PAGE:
Noah Pozner and Jack Pinto should have been returning to Sandy Hook Elementary School on Monday.
Instead, a grieving Newtown — still in shock following Friday's massacre — said farewell to the six year-olds at their funerals, the first since Adam Lanza extinguished 26 lives, including 18 of Noah and Jack's classmates, in a hail of gunfire that lasted no longer than 10 minutes.
Mourners at Jack's funeral, held at one in the afternoon, the same time as his classmate's in nearby Fairfield, began arriving at the Honan Funeral Home in Newtown's historic district in the morning.
Flags that usually flutter from poles at either end of the tranquil stretch of Main Street, where Jack's service took place, were at half-mast as those who knew the boy, and many who did not, gathered amid the picture-perfect colonial-era buildings.
Hymns rang out from inside the funeral home where Jack's service was being held.
“The message was ‘you're secure now. The worst is over’,” mourner Gwendolyn Glover said.
Long before the service was due to begin the pavement outside Sabah Qureshi's yolk-coloured house was lined with television cameras trained on the funeral home across the street.
Ms Qureshi has young children of her own. Yesterday, as she stood outside her door looking on at the people coming in and out of the funeral home ahead of the service, a man came up to her to ask where he might find the Newtown cemetery. Why? Because, he said, he'd heard they needed help with digging graves.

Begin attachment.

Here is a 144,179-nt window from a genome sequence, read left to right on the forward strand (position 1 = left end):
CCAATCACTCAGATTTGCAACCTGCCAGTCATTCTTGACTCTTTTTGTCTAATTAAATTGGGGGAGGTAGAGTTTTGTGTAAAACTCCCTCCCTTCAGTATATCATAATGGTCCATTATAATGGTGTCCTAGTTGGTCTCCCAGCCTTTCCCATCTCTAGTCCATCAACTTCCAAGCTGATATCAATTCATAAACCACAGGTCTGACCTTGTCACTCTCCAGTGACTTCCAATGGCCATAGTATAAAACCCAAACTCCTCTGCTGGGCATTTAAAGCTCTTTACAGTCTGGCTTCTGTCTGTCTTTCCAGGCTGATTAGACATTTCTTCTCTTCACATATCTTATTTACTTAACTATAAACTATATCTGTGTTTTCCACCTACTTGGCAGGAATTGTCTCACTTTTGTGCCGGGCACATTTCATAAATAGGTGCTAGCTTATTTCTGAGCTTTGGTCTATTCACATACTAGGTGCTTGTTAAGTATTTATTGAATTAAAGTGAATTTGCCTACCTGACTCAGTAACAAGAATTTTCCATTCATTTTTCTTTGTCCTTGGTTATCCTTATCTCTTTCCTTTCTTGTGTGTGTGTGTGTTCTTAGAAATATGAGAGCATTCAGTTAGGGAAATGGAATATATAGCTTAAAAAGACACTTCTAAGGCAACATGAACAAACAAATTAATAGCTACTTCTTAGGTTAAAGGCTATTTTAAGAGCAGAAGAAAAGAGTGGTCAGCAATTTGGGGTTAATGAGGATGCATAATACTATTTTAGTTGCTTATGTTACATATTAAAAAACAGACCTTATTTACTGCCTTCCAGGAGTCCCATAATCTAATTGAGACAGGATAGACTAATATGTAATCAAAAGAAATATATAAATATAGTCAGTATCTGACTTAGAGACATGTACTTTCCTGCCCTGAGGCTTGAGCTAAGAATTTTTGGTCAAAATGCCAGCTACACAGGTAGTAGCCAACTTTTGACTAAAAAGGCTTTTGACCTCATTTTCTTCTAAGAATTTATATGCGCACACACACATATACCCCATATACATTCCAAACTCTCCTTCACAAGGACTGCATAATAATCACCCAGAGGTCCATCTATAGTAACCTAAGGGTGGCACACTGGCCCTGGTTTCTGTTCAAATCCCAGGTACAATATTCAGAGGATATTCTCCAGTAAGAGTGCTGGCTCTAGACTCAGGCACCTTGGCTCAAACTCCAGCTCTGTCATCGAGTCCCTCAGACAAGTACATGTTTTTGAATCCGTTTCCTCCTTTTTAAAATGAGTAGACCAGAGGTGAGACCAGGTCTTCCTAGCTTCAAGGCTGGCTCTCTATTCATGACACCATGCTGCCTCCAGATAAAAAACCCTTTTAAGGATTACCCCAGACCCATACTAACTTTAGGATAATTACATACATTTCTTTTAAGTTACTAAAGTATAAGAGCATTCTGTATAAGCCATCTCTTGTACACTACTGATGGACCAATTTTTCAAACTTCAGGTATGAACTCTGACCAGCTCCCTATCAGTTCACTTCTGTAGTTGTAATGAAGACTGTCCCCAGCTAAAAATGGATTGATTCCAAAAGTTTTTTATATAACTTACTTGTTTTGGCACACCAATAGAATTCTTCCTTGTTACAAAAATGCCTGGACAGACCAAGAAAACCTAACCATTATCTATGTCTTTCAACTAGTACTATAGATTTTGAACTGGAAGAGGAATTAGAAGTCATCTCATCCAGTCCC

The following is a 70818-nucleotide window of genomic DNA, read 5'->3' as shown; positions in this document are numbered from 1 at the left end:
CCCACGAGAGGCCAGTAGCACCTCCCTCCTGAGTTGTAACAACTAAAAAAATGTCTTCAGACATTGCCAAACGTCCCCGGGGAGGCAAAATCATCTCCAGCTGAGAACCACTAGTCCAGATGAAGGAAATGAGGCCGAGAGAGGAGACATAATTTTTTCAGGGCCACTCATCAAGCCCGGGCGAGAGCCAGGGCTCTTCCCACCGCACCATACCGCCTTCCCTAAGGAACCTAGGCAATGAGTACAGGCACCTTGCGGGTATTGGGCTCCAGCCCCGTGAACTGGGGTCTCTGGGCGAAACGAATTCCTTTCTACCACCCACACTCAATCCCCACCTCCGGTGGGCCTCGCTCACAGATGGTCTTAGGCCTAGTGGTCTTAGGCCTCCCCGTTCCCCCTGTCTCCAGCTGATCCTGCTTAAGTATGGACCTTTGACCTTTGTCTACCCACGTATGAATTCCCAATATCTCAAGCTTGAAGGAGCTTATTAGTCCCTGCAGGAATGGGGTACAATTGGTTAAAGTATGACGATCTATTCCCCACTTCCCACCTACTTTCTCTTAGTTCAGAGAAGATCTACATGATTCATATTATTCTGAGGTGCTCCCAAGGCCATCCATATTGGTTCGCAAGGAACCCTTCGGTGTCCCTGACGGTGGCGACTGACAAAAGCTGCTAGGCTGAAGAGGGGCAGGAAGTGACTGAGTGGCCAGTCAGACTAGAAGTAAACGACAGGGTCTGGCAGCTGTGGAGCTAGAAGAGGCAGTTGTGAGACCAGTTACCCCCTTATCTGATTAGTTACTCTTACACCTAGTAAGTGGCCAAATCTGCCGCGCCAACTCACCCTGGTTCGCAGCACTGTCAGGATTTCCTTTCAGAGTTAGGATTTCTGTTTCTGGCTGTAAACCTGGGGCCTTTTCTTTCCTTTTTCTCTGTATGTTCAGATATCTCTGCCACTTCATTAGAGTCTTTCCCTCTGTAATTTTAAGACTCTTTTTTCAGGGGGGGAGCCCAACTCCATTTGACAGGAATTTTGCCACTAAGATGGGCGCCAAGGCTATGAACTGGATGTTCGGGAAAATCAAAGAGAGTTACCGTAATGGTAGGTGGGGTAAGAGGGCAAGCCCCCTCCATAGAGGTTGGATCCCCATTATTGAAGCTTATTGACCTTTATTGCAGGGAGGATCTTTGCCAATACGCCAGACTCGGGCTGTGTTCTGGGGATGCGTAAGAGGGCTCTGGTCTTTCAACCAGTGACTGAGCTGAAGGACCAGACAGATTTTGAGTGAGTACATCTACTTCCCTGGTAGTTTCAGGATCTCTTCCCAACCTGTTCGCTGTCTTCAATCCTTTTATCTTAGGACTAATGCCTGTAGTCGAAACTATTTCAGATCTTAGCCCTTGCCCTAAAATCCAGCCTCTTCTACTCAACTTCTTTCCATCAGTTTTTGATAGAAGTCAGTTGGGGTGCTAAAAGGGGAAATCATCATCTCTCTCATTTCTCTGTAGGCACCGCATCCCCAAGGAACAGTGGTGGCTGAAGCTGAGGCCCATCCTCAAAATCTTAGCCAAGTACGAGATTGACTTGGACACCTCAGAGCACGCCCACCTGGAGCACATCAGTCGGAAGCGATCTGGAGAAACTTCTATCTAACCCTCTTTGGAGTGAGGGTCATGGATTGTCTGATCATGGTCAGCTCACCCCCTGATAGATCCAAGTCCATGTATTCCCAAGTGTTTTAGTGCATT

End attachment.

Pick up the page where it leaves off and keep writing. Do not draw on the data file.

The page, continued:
“It's terrible,” she said. “I didn't know the gunman or his mother, but I know where they lived, I know the school. I keep thinking about how he would have shot her and then got in her car. And because I know the roads, I know what route he would have taken.”
Another resident, a few houses down from the funeral home, didn't wish to give his name. He simply said: “It's a sad day.”
For many it was also another day when outsiders insisted on intruding as the tragedy continued to draw interest from across the country — and the world.
As Ms Qureshi spoke, a man driving down Main Street lowered his windows and, turning in the direction of the cameras, shouted: “Go home.” Meanwhile, in Fairfield, Connecticut, Governor Dan Malloy was among the mourners arriving for Noah Pozner's funeral service. Noah was the youngest of the Sandy Hook massacre victims, having turned six barely a month ago.
A rabbi presided at Noah's service, and in keeping with Jewish tradition the boy was laid to rest in a simple brown wooden coffin adorned with a Star of David.
Outside the funeral home well-wishers placed two teddy bears, a bouquet of white flowers and a red rose at the base of an old maple tree.
Noah's twin sister Arielle, who was assigned to a different classroom, survived.
Although classes across the district were due to resume today, Sandy Hook Elementary will remain closed.
As some children return to class others will continue to be remembered today with a noon service scheduled for another six-year-old Sandy Hook victim, Jessica Rekos, at the St Rose of Lima Church in Newtown.
Officials are uncertain whether the school itself will ever reopen as nervous students and teachers across the US returned to classrooms under tighter security.
At both funeral homes people wrestled with the same questions as the rest of the US — what steps could and should be taken to prevent anything like the massacre from happening again.
“If people want to go hunting, a single-shot rifle does the job, and that does the job to protect your home, too.
“If you need more than that, I don't know what to say,” Ray DiStephan said outside Noah's funeral.
He added: “I don't want to see my kids go to schools that become maximum-security fortresses.
“That's not the world I want to live in, and that's not the world I want to raise them in.”